Walk south on Trafalgar Street heading toward the Christ Church, walking by many restaurants and cafes. On Saturdays there is a farmer’s market in Montgomery Square from 8 a.m. to 1 p.m. and on Sundays there is a recycled treasures and vintage collectables market in the same spot and time.
When traveling in New Zealand, we really got into New Zealand wines. We’re not always big wine drinkers (okay we do drink wine, but we’re not picky) and we tend to go in wine phases. And since it’s hard to keep beers cold in a campervan, red wine is a great alternative because it doesn’t have to be cooled down.
We typically only drink red wine, but when our friend back home turned us on to the Sauvignon Blanc white wines of Marlborough region, we have been itching to try them out from the source.
There are loads of wineries to choose from when driving from Nelson to Kiakoura and I’m sure they are all good. There are even wine (and beer) tours that will shuttle you around from one tasting to the next. We settled on the Saint Claire Family Estate Winery just outside of Blenhiem, and we were pleasantly surprised.
They had various tasting amounts: a tasting of 3 wines for $5, 6 wines for $8, 8 wines for $10 (one complimentary tasting if you purchase a bottle of wine). We split a tasting of 8 wines and bought a bottle. If you want to enjoy it in their lovely outdoor seating area (you should if the weather is nice!), there is a fee.
Our bottle was about $25 NZD and the fee to open it on-site was about $6 (varies depending on the wine you choose). So it ended up be about $20 USD for 8 tastings and a bottle of one of the best white wines I’ve ever tasted, in a beautiful vineyard setting. Not bad at all!
Note: With this South Island Itinerary, you still have about a 2-hour drive to get to Kaikoura, so please drink responsibly. For us, we went to Kiakoura first, then on our way back up to catch the ferry in Picton to the North Island, we visited the vinery and stayed in Blenhiem.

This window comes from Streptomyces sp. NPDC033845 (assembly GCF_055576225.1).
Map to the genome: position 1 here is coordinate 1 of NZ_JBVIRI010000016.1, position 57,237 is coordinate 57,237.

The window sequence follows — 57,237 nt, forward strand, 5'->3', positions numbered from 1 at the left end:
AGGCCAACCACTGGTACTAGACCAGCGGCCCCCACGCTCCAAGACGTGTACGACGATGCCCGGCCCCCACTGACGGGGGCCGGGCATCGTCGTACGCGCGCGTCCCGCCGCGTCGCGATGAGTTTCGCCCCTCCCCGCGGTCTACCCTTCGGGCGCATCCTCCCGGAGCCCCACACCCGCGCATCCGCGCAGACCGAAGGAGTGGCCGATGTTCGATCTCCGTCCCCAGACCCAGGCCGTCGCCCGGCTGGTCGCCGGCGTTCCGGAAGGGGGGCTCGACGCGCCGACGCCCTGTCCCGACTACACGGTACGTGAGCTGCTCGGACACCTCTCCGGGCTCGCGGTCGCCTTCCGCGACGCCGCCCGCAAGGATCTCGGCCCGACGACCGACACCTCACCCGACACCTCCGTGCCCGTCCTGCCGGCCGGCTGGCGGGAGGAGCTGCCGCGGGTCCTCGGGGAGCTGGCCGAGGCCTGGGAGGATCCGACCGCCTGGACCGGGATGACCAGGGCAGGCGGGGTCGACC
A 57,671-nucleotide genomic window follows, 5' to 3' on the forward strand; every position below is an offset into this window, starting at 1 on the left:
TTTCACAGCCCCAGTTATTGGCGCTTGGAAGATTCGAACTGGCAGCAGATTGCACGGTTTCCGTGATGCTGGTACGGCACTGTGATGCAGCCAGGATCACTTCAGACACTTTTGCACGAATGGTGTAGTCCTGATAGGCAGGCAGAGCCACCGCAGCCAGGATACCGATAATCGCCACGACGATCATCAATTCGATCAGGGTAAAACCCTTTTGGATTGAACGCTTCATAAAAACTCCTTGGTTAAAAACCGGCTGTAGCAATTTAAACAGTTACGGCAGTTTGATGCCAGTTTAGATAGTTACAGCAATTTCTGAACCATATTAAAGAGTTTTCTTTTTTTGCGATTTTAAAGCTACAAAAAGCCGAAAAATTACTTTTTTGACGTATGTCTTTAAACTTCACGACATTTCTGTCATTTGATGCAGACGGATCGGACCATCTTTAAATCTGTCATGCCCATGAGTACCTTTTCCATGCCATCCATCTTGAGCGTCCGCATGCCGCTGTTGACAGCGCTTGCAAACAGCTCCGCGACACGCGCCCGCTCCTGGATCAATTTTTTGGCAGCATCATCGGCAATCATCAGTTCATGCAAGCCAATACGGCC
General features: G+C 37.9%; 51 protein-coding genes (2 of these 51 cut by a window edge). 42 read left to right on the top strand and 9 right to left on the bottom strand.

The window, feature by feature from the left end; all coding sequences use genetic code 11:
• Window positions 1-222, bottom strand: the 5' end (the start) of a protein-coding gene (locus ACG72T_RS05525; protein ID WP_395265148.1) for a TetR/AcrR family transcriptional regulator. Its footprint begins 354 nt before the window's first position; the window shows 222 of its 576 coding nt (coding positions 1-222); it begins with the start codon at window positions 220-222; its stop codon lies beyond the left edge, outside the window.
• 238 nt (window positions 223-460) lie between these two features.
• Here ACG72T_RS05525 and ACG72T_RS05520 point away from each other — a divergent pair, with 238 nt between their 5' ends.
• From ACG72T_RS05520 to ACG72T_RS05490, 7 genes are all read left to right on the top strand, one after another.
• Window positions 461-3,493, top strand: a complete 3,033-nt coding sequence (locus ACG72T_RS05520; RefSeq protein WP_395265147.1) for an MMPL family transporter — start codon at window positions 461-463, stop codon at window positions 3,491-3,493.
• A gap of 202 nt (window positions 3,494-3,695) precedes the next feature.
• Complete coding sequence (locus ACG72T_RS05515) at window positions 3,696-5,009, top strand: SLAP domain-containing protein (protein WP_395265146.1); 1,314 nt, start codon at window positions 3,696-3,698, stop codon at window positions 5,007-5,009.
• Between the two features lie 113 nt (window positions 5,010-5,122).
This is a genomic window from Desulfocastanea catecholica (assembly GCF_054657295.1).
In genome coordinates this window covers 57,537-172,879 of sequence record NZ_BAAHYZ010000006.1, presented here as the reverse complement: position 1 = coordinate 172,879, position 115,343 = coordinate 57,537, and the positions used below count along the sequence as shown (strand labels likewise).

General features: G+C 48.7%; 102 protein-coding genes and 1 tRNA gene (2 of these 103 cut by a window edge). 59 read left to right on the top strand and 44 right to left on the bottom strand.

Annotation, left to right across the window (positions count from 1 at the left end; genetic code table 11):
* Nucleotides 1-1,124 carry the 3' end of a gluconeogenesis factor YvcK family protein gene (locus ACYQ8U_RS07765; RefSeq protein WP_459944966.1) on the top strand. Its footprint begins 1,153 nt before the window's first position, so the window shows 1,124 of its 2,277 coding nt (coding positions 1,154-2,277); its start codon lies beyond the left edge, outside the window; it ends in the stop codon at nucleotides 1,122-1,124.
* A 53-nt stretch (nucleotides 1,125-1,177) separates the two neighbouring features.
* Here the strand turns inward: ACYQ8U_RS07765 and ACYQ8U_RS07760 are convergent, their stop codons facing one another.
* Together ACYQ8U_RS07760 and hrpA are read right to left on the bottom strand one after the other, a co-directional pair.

But if you do spend the night near Blenhiem or Picton, we heard great things about the Queen Charlotte Track, even if you do a little bit of it. We will be visiting this hiking trail the next time we’re in NZ.
Bonus stop: Ohau Point on Hwy 1 there is a lookout point to spot a seal colony. It’s easy to miss the small parking lot on the ocean side, but it’s worth a 5-minute stop.
Where to Stay: Kiakoura Top 10 Holiday Park - Big kitchen, clean bathrooms and showers, game room and movie room. And a hot tub!
Day 15: Dolphin Encounter and Whale Watching Tours
At a glance: Swim with dusky dolphins in the ocean at sunrise and take a whale watching tour before heading back to Christchurch.
Total driving time: 2.5 hours | Distance: 181 km (112 miles)
Kaikoura Dolphin Encounter
It’s an early wake up call, but totally worth it because you get to swim with wild dolphins in their natural habitat. We loved this tour and highly recommend it to all travelers to the South Island.
Kaikoura Dolphin Encounter will get you all suited up with 7mm wetsuits to endure the cold oceanic waters. The have special technique on how to attract the dolphins once you are in the water, and it’s pretty hilarious. We share our experience and our tips in the Dolphin Encounter article here!